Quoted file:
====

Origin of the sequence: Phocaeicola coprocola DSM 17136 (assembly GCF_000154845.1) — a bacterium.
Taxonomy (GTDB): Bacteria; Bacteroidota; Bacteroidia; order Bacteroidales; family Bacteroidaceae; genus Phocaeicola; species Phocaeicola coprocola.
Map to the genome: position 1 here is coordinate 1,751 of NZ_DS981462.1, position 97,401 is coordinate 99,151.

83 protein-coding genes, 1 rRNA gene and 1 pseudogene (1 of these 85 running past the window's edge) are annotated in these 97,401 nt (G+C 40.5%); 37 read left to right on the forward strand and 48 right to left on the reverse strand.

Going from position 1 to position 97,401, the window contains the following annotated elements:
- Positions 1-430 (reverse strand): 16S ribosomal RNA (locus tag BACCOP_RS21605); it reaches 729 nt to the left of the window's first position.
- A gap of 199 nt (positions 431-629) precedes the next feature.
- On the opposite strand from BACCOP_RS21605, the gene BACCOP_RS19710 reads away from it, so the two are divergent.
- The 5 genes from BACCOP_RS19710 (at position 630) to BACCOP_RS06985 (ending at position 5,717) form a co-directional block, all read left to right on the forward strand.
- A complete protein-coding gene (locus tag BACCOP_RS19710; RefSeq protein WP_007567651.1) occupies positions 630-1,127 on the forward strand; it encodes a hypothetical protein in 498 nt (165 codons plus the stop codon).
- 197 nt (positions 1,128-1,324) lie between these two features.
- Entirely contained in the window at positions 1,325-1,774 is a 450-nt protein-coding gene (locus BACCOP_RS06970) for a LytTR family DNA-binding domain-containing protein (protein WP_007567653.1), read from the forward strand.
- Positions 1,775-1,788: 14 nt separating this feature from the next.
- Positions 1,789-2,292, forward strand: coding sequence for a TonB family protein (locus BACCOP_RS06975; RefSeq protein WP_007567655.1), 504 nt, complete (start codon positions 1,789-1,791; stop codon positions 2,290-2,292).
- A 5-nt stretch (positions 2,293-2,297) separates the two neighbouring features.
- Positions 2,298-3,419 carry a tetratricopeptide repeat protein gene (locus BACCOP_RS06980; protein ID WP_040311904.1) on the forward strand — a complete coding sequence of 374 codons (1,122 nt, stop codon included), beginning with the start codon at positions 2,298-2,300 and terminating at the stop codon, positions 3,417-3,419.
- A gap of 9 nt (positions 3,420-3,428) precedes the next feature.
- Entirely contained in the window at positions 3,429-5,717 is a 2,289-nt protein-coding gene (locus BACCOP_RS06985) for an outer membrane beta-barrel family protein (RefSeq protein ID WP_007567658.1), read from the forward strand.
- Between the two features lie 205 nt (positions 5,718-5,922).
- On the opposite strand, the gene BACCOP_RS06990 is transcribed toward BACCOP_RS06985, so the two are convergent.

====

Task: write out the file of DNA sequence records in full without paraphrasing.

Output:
Origin of the sequence: Phocaeicola coprocola DSM 17136 (assembly GCF_000154845.1) — a bacterium.
Taxonomy (GTDB): Bacteria; Bacteroidota; Bacteroidia; order Bacteroidales; family Bacteroidaceae; genus Phocaeicola; species Phocaeicola coprocola.
Map to the genome: position 1 here is coordinate 1,751 of NZ_DS981462.1, position 97,401 is coordinate 99,151.

83 protein-coding genes, 1 rRNA gene and 1 pseudogene (1 of these 85 running past the window's edge) are annotated in these 97,401 nt (G+C 40.5%); 37 read left to right on the forward strand and 48 right to left on the reverse strand.

Going from position 1 to position 97,401, the window contains the following annotated elements:
- Positions 1-430 (reverse strand): 16S ribosomal RNA (locus tag BACCOP_RS21605); it reaches 729 nt to the left of the window's first position.
- A gap of 199 nt (positions 431-629) precedes the next feature.
- On the opposite strand from BACCOP_RS21605, the gene BACCOP_RS19710 reads away from it, so the two are divergent.
- The 5 genes from BACCOP_RS19710 (at position 630) to BACCOP_RS06985 (ending at position 5,717) form a co-directional block, all read left to right on the forward strand.
- A complete protein-coding gene (locus tag BACCOP_RS19710; RefSeq protein WP_007567651.1) occupies positions 630-1,127 on the forward strand; it encodes a hypothetical protein in 498 nt (165 codons plus the stop codon).
- 197 nt (positions 1,128-1,324) lie between these two features.
- Entirely contained in the window at positions 1,325-1,774 is a 450-nt protein-coding gene (locus BACCOP_RS06970) for a LytTR family DNA-binding domain-containing protein (protein WP_007567653.1), read from the forward strand.
- Positions 1,775-1,788: 14 nt separating this feature from the next.
- Positions 1,789-2,292, forward strand: coding sequence for a TonB family protein (locus BACCOP_RS06975; RefSeq protein WP_007567655.1), 504 nt, complete (start codon positions 1,789-1,791; stop codon positions 2,290-2,292).
- A 5-nt stretch (positions 2,293-2,297) separates the two neighbouring features.
- Positions 2,298-3,419 carry a tetratricopeptide repeat protein gene (locus BACCOP_RS06980; protein ID WP_040311904.1) on the forward strand — a complete coding sequence of 374 codons (1,122 nt, stop codon included), beginning with the start codon at positions 2,298-2,300 and terminating at the stop codon, positions 3,417-3,419.
- A gap of 9 nt (positions 3,420-3,428) precedes the next feature.
- Entirely contained in the window at positions 3,429-5,717 is a 2,289-nt protein-coding gene (locus BACCOP_RS06985) for an outer membrane beta-barrel family protein (RefSeq protein ID WP_007567658.1), read from the forward strand.
- Between the two features lie 205 nt (positions 5,718-5,922).
- On the opposite strand, the gene BACCOP_RS06990 is transcribed toward BACCOP_RS06985, so the two are convergent.